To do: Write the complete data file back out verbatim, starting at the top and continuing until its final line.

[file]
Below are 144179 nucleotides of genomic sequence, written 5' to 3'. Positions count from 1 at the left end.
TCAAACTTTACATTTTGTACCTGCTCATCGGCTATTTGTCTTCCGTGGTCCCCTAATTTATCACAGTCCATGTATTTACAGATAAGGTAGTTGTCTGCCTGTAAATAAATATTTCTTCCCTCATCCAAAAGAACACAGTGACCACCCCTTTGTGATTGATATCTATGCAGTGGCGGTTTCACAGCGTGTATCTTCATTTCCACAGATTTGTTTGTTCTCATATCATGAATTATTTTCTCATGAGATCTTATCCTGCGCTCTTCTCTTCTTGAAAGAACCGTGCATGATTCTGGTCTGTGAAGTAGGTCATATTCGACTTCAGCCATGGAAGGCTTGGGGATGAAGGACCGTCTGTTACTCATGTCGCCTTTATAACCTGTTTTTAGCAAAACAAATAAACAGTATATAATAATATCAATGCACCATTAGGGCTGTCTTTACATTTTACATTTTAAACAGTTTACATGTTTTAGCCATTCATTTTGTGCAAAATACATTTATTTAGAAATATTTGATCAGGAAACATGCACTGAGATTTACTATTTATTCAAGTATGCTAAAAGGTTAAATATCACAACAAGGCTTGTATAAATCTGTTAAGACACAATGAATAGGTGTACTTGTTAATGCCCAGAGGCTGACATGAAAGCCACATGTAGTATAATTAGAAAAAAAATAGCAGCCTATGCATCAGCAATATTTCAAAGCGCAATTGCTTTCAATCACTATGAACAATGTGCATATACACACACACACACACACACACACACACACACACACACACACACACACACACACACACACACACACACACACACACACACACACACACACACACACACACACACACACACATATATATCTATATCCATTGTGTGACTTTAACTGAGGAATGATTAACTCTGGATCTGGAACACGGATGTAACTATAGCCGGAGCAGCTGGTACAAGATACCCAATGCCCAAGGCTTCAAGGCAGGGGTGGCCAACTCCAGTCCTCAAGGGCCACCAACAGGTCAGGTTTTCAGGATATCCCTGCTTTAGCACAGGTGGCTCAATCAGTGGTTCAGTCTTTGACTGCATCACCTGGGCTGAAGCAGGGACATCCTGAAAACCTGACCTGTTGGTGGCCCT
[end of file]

Below are 144179 nucleotides of genomic sequence, written 5' to 3'. Positions count from 1 at the left end.
TCAAACTTTACATTTTGTACCTGCTCATCGGCTATTTGTCTTCCGTGGTCCCCTAATTTATCACAGTCCATGTATTTACAGATAAGGTAGTTGTCTGCCTGTAAATAAATATTTCTTCCCTCATCCAAAAGAACACAGTGACCACCCCTTTGTGATTGATATCTATGCAGTGGCGGTTTCACAGCGTGTATCTTCATTTCCACAGATTTGTTTGTTCTCATATCATGAATTATTTTCTCATGAGATCTTATCCTGCGCTCTTCTCTTCTTGAAAGAACCGTGCATGATTCTGGTCTGTGAAGTAGGTCATATTCGACTTCAGCCATGGAAGGCTTGGGGATGAAGGACCGTCTGTTACTCATGTCGCCTTTATAACCTGTTTTTAGCAAAACAAATAAACAGTATATAATAATATCAATGCACCATTAGGGCTGTCTTTACATTTTACATTTTAAACAGTTTACATGTTTTAGCCATTCATTTTGTGCAAAATACATTTATTTAGAAATATTTGATCAGGAAACATGCACTGAGATTTACTATTTATTCAAGTATGCTAAAAGGTTAAATATCACAACAAGGCTTGTATAAATCTGTTAAGACACAATGAATAGGTGTACTTGTTAATGCCCAGAGGCTGACATGAAAGCCACATGTAGTATAATTAGAAAAAAAATAGCAGCCTATGCATCAGCAATATTTCAAAGCGCAATTGCTTTCAATCACTATGAACAATGTGCATATACACACACACACACACACACACACACACACACACACACACACACACACACACACACACACACACACACACACACACACACACACACACACACACACACACACACACACACATATATATCTATATCCATTGTGTGACTTTAACTGAGGAATGATTAACTCTGGATCTGGAACACGGATGTAACTATAGCCGGAGCAGCTGGTACAAGATACCCAATGCCCAAGGCTTCAAGGCAGGGGTGGCCAACTCCAGTCCTCAAGGGCCACCAACAGGTCAGGTTTTCAGGATATCCCTGCTTTAGCACAGGTGGCTCAATCAGTGGTTCAGTCTTTGACTGCATCACCTGGGCTGAAGCAGGGACATCCTGAAAACCTGACCTGTTGGTGGCCCT